Media tagged Post-Feminist

Summer's Eve-Grow a Pair

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This is a print ad for Summer’s Eve, which sells a range of feminine hygiene products. The tagline for the ad is “No one’s ever told you to ‘grow a pair.’”  The phrase "grow a pair" refers literally to the testicles or balls, but more generally references the attributes and values associated with masculinity. When used derisively, it is an insult directed towards men who are behaving in an effeminate manner. The tagline suggests that women are empowered, because they are born with the innate courage that men must be socialized to learn. Summer’s Eve then suggests that women should take care of their ‘courageous’ vaginas with the advertised cleansing wipes.

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Summer's Eve-Hail to the V

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This is an ad by Summer’s Eve, which sells feminine hygiene products. With a dramatic musical backdrop, the ad features a series of powerful women in a range of historical and geographic contexts, including ancient Egypt, China, and the medieval period. The narrator contends: “men have fought for it, battled for it, died for it. One might say it’s the most powerful thing on Earth,” before cutting to a woman looking at Summer’s Eve products in a supermarket.

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Taking Back Girl Power - Lyn Mikel Brown

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This clip is a TEDx talk by Lyn Mikel Brown, a Professor of Education at Colby College and founder of the non-profit groups Hardy Girls, Healthy Women and the SPARK movement. Mikel Brown argues that the concept of girl power – which originated in the Riot Grrrl feminist punk rock movement of the early 90s – has been co-opted by corporate media. She argues that media has appropriated feminism with politically weak versions of female empowerment, such as the Spice Girls, Sex and the City, and Bratz. Mikel Brown asks the question: “How do we empower girls when empowerment has been so co-opted by the media?” She goes onto discuss the work of Hardy Girls Healthy Women in their effort to inspire girl-led feminist media activism.

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The Acceptance of Cleavage over Breast Feeding: Social Experiment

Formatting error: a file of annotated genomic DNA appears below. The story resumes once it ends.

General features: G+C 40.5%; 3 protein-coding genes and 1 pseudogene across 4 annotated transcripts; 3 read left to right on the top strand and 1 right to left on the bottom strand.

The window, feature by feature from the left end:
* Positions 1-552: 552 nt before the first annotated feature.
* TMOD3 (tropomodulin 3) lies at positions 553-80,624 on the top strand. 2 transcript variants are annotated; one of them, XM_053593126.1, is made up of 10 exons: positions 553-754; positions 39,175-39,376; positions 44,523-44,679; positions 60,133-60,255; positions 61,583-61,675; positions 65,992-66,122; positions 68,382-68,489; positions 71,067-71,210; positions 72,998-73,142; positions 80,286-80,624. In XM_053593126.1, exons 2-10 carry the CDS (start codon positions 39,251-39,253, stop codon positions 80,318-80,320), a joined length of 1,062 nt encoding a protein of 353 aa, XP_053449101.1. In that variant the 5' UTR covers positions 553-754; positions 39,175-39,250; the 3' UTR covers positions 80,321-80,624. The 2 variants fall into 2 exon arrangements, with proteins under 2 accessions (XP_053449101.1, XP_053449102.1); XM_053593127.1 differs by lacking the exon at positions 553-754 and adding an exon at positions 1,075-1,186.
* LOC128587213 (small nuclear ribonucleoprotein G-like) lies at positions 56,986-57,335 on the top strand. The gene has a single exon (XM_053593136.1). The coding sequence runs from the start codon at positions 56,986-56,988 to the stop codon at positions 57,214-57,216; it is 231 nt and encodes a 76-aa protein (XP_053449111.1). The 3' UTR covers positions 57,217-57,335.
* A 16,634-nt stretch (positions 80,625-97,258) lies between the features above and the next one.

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This video shows scenes from a public social experiment conducted by blogger Joey Salads that shows how women are shamed for breastfeeding in public, yet are accepted if they are revealing just as much of their breasts when dressed “sexy” and wearing tops that show cleavage. In the video, Salads shows passersby’s reactions to a woman discretely breastfeeding her baby, and compares them with reactions to a woman dressed in sexually revealing clothing. The video shows no one approaching the sexily dressed model sitting on a mall bench for an hour, except for one man who hits on her. When the breastfeeding mother sat on the same bench by herself, men and women walking by chastised her directly, saying things like, “that’s disgusting” or “you shouldn’t do that in public.” When the two women sat side-by-side outside on another bench, a man approached saying he didn’t appreciate how “gross” it was that “her tits are out.” When asked about the woman next to her who is actually showing more of her breasts, he said, “that’s different…that’s just how her shirt is.” Another man comes up and says that the breastfeeding mother is disgusting, whereas the sexily dressed woman is “hot.” 

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This is What a Feminist Looks Like

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This video was produced by an organization called the Feminist Majority Foundation. It features several celebrities all describing their own definitions of what it means to be a feminist. Motioning toward themselves and their friends, each of the men and women featured in the video is happy to declare that, "This is what a feminist looks like." The aim of the video is to show the great diversity -- in terms of age, ethnicity and gender -- among those who all consider themselves to be feminists.

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